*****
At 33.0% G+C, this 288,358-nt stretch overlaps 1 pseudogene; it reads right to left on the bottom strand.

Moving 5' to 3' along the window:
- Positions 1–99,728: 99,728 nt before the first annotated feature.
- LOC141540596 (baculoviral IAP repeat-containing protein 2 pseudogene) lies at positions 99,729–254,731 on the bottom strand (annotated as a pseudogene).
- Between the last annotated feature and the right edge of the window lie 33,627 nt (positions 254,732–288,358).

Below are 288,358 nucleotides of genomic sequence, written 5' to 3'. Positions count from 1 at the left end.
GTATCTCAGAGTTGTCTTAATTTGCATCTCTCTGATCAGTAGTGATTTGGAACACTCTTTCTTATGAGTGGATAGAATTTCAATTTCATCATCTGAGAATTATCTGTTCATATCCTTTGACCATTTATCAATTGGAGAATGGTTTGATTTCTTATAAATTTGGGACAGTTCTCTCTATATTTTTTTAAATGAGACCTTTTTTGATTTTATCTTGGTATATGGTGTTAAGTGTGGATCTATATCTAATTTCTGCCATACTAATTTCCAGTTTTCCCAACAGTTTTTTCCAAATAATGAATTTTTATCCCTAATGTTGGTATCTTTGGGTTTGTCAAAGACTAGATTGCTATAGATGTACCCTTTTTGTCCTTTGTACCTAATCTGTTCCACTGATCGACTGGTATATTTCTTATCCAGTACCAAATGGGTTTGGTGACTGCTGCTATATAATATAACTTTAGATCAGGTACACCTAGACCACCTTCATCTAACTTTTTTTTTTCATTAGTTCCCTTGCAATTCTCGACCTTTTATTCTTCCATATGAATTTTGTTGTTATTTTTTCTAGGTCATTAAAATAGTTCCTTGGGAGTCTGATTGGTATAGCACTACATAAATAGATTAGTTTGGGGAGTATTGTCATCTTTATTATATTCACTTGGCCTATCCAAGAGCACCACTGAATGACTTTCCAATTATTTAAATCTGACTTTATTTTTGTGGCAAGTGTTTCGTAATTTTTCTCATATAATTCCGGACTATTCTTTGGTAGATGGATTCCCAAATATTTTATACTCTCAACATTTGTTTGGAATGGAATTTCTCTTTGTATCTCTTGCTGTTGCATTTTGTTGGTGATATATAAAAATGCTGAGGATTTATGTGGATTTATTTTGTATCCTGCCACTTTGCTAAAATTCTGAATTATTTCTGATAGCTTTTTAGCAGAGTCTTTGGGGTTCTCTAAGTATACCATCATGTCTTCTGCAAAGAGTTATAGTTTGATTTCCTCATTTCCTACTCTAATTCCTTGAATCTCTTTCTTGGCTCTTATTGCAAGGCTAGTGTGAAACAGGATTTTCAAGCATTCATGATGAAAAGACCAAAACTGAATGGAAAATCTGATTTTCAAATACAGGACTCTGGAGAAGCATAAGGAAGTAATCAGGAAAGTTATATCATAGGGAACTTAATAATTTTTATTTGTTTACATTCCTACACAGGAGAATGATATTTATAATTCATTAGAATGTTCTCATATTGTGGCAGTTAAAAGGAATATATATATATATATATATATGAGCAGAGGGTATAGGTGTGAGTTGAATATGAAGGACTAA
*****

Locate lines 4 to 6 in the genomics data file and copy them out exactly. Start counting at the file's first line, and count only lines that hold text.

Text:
- LOC141540596 (baculoviral IAP repeat-containing protein 2 pseudogene) lies at positions 99,729–254,731 on the bottom strand (annotated as a pseudogene).
- Between the last annotated feature and the right edge of the window lie 33,627 nt (positions 254,732–288,358).

Below are 288,358 nucleotides of genomic sequence, written 5' to 3'. Positions count from 1 at the left end.